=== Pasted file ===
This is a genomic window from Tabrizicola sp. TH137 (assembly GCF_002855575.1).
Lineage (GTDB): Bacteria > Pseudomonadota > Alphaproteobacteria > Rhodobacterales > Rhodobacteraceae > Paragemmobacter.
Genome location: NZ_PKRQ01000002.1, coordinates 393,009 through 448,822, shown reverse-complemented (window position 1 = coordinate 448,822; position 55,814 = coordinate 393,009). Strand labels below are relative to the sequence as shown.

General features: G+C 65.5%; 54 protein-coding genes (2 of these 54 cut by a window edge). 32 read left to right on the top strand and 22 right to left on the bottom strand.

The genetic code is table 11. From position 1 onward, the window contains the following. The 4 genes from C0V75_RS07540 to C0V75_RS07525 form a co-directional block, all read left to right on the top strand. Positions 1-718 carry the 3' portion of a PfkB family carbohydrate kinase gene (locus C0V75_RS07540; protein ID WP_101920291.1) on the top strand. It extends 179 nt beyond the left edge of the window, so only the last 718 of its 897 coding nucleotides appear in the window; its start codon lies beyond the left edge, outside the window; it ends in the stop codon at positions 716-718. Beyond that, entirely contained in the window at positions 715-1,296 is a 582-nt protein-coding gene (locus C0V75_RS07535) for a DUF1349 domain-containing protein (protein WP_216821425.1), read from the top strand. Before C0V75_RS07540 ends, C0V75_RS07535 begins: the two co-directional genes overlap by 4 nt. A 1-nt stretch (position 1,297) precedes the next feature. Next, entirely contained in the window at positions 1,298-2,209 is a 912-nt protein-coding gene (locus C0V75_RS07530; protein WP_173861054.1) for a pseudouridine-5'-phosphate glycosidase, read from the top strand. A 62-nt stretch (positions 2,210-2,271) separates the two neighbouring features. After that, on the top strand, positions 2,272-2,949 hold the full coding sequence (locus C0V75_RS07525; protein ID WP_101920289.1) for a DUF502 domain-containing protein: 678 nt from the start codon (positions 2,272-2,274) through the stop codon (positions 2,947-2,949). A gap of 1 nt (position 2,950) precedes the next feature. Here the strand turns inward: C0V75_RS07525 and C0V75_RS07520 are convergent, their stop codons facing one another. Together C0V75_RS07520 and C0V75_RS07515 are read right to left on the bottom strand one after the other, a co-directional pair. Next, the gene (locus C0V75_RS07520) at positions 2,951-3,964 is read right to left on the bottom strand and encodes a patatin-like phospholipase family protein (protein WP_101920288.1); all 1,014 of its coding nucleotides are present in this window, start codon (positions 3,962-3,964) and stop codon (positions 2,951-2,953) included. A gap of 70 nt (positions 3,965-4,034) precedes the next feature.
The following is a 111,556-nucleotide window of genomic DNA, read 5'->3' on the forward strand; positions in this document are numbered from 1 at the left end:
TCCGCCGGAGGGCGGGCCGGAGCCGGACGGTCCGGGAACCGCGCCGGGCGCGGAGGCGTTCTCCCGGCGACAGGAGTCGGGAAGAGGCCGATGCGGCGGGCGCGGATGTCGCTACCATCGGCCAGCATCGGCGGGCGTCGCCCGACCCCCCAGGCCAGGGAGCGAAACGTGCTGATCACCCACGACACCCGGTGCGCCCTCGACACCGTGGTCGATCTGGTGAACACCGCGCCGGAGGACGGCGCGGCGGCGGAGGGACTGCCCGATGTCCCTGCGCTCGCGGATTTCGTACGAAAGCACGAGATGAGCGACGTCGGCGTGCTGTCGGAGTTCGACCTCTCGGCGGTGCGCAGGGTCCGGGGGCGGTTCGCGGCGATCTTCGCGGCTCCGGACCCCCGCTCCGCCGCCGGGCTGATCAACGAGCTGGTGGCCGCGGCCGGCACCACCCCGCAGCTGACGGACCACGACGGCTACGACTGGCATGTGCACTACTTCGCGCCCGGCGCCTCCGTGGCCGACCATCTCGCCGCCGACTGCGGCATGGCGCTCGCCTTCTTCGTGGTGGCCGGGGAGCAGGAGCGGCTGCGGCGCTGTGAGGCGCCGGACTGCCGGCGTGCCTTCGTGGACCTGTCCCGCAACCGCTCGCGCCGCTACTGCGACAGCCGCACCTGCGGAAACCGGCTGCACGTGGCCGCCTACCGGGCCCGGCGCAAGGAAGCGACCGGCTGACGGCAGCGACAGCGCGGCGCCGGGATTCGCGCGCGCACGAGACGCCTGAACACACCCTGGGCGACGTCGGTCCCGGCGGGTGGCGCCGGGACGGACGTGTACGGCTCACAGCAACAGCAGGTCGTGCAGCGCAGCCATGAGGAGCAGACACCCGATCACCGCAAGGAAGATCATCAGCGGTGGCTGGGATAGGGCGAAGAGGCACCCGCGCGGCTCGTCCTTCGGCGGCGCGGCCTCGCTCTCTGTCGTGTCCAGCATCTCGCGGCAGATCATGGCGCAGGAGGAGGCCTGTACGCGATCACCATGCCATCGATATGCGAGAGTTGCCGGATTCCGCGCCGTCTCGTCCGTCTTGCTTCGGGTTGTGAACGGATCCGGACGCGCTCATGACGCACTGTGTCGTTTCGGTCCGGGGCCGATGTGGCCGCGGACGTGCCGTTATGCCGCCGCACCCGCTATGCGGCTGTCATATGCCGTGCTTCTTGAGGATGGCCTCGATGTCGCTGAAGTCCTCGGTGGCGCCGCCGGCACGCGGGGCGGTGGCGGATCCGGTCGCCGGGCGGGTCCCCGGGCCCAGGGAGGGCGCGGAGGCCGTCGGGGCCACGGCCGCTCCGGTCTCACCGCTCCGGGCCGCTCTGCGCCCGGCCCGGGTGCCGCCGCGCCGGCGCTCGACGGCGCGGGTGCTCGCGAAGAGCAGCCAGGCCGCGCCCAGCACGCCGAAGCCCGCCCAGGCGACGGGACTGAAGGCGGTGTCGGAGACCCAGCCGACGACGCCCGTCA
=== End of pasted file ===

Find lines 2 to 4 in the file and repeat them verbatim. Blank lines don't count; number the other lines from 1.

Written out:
Lineage (GTDB): Bacteria > Pseudomonadota > Alphaproteobacteria > Rhodobacterales > Rhodobacteraceae > Paragemmobacter.
Genome location: NZ_PKRQ01000002.1, coordinates 393,009 through 448,822, shown reverse-complemented (window position 1 = coordinate 448,822; position 55,814 = coordinate 393,009). Strand labels below are relative to the sequence as shown.

General features: G+C 65.5%; 54 protein-coding genes (2 of these 54 cut by a window edge). 32 read left to right on the top strand and 22 right to left on the bottom strand.